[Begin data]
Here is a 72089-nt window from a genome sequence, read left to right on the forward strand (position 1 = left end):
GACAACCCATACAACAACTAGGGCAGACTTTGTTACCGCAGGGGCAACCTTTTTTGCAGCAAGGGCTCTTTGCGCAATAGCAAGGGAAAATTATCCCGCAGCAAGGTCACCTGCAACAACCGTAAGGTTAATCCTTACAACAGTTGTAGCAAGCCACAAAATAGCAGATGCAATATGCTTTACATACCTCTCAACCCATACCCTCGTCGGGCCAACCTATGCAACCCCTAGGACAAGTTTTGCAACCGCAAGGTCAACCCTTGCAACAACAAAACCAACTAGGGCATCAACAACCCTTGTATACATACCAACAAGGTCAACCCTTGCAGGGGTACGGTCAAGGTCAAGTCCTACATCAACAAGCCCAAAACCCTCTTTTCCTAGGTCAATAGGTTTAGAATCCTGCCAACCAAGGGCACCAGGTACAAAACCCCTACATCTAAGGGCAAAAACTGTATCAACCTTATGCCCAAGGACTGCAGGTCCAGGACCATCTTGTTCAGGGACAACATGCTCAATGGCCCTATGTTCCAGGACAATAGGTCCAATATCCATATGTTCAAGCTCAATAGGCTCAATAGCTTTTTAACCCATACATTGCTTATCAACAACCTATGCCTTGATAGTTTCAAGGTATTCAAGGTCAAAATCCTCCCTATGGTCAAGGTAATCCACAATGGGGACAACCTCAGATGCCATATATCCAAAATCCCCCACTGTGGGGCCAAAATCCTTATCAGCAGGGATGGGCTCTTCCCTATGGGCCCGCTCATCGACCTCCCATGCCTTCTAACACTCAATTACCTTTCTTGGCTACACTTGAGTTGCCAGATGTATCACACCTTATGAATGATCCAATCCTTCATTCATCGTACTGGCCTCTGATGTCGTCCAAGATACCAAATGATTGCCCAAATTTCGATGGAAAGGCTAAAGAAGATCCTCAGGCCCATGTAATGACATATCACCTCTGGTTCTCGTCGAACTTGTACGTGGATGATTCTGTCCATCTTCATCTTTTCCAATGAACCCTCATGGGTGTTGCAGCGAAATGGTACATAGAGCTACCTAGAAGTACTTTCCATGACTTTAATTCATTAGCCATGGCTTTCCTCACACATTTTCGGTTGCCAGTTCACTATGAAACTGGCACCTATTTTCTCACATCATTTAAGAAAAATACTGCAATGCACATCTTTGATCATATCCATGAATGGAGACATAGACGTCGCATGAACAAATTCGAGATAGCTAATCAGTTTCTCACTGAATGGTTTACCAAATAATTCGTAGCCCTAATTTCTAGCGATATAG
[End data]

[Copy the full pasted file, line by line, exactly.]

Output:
Here is a 72089-nt window from a genome sequence, read left to right on the forward strand (position 1 = left end):
GACAACCCATACAACAACTAGGGCAGACTTTGTTACCGCAGGGGCAACCTTTTTTGCAGCAAGGGCTCTTTGCGCAATAGCAAGGGAAAATTATCCCGCAGCAAGGTCACCTGCAACAACCGTAAGGTTAATCCTTACAACAGTTGTAGCAAGCCACAAAATAGCAGATGCAATATGCTTTACATACCTCTCAACCCATACCCTCGTCGGGCCAACCTATGCAACCCCTAGGACAAGTTTTGCAACCGCAAGGTCAACCCTTGCAACAACAAAACCAACTAGGGCATCAACAACCCTTGTATACATACCAACAAGGTCAACCCTTGCAGGGGTACGGTCAAGGTCAAGTCCTACATCAACAAGCCCAAAACCCTCTTTTCCTAGGTCAATAGGTTTAGAATCCTGCCAACCAAGGGCACCAGGTACAAAACCCCTACATCTAAGGGCAAAAACTGTATCAACCTTATGCCCAAGGACTGCAGGTCCAGGACCATCTTGTTCAGGGACAACATGCTCAATGGCCCTATGTTCCAGGACAATAGGTCCAATATCCATATGTTCAAGCTCAATAGGCTCAATAGCTTTTTAACCCATACATTGCTTATCAACAACCTATGCCTTGATAGTTTCAAGGTATTCAAGGTCAAAATCCTCCCTATGGTCAAGGTAATCCACAATGGGGACAACCTCAGATGCCATATATCCAAAATCCCCCACTGTGGGGCCAAAATCCTTATCAGCAGGGATGGGCTCTTCCCTATGGGCCCGCTCATCGACCTCCCATGCCTTCTAACACTCAATTACCTTTCTTGGCTACACTTGAGTTGCCAGATGTATCACACCTTATGAATGATCCAATCCTTCATTCATCGTACTGGCCTCTGATGTCGTCCAAGATACCAAATGATTGCCCAAATTTCGATGGAAAGGCTAAAGAAGATCCTCAGGCCCATGTAATGACATATCACCTCTGGTTCTCGTCGAACTTGTACGTGGATGATTCTGTCCATCTTCATCTTTTCCAATGAACCCTCATGGGTGTTGCAGCGAAATGGTACATAGAGCTACCTAGAAGTACTTTCCATGACTTTAATTCATTAGCCATGGCTTTCCTCACACATTTTCGGTTGCCAGTTCACTATGAAACTGGCACCTATTTTCTCACATCATTTAAGAAAAATACTGCAATGCACATCTTTGATCATATCCATGAATGGAGACATAGACGTCGCATGAACAAATTCGAGATAGCTAATCAGTTTCTCACTGAATGGTTTACCAAATAATTCGTAGCCCTAATTTCTAGCGATATAG